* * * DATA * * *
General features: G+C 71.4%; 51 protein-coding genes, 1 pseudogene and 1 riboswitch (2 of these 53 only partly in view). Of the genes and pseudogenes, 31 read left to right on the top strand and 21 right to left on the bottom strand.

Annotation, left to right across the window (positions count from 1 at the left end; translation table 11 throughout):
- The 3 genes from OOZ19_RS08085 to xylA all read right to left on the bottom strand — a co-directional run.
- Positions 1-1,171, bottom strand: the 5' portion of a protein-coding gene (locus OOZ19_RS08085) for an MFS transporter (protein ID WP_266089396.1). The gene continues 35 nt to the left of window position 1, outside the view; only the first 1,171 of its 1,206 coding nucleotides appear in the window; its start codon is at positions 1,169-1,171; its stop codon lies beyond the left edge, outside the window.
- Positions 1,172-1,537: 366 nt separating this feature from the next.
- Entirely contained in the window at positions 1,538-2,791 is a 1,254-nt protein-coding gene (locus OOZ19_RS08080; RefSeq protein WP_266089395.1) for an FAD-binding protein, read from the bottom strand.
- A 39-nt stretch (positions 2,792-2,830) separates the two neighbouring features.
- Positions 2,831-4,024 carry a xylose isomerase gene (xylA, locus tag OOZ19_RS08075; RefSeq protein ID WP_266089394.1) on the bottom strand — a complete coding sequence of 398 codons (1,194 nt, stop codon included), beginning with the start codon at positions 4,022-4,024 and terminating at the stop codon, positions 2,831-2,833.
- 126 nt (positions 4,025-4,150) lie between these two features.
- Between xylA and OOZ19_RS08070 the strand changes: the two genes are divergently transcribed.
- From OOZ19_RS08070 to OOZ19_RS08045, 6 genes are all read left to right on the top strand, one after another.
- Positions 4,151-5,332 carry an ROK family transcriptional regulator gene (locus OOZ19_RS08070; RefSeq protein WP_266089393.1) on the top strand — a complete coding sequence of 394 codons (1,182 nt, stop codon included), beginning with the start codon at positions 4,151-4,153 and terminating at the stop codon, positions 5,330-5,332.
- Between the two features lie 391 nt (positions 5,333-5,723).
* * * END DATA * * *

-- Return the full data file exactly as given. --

General features: G+C 71.4%; 51 protein-coding genes, 1 pseudogene and 1 riboswitch (2 of these 53 only partly in view). Of the genes and pseudogenes, 31 read left to right on the top strand and 21 right to left on the bottom strand.

Annotation, left to right across the window (positions count from 1 at the left end; translation table 11 throughout):
- The 3 genes from OOZ19_RS08085 to xylA all read right to left on the bottom strand — a co-directional run.
- Positions 1-1,171, bottom strand: the 5' portion of a protein-coding gene (locus OOZ19_RS08085) for an MFS transporter (protein ID WP_266089396.1). The gene continues 35 nt to the left of window position 1, outside the view; only the first 1,171 of its 1,206 coding nucleotides appear in the window; its start codon is at positions 1,169-1,171; its stop codon lies beyond the left edge, outside the window.
- Positions 1,172-1,537: 366 nt separating this feature from the next.
- Entirely contained in the window at positions 1,538-2,791 is a 1,254-nt protein-coding gene (locus OOZ19_RS08080; RefSeq protein WP_266089395.1) for an FAD-binding protein, read from the bottom strand.
- A 39-nt stretch (positions 2,792-2,830) separates the two neighbouring features.
- Positions 2,831-4,024 carry a xylose isomerase gene (xylA, locus tag OOZ19_RS08075; RefSeq protein ID WP_266089394.1) on the bottom strand — a complete coding sequence of 398 codons (1,194 nt, stop codon included), beginning with the start codon at positions 4,022-4,024 and terminating at the stop codon, positions 2,831-2,833.
- 126 nt (positions 4,025-4,150) lie between these two features.
- Between xylA and OOZ19_RS08070 the strand changes: the two genes are divergently transcribed.
- From OOZ19_RS08070 to OOZ19_RS08045, 6 genes are all read left to right on the top strand, one after another.
- Positions 4,151-5,332 carry an ROK family transcriptional regulator gene (locus OOZ19_RS08070; RefSeq protein WP_266089393.1) on the top strand — a complete coding sequence of 394 codons (1,182 nt, stop codon included), beginning with the start codon at positions 4,151-4,153 and terminating at the stop codon, positions 5,330-5,332.
- Between the two features lie 391 nt (positions 5,333-5,723).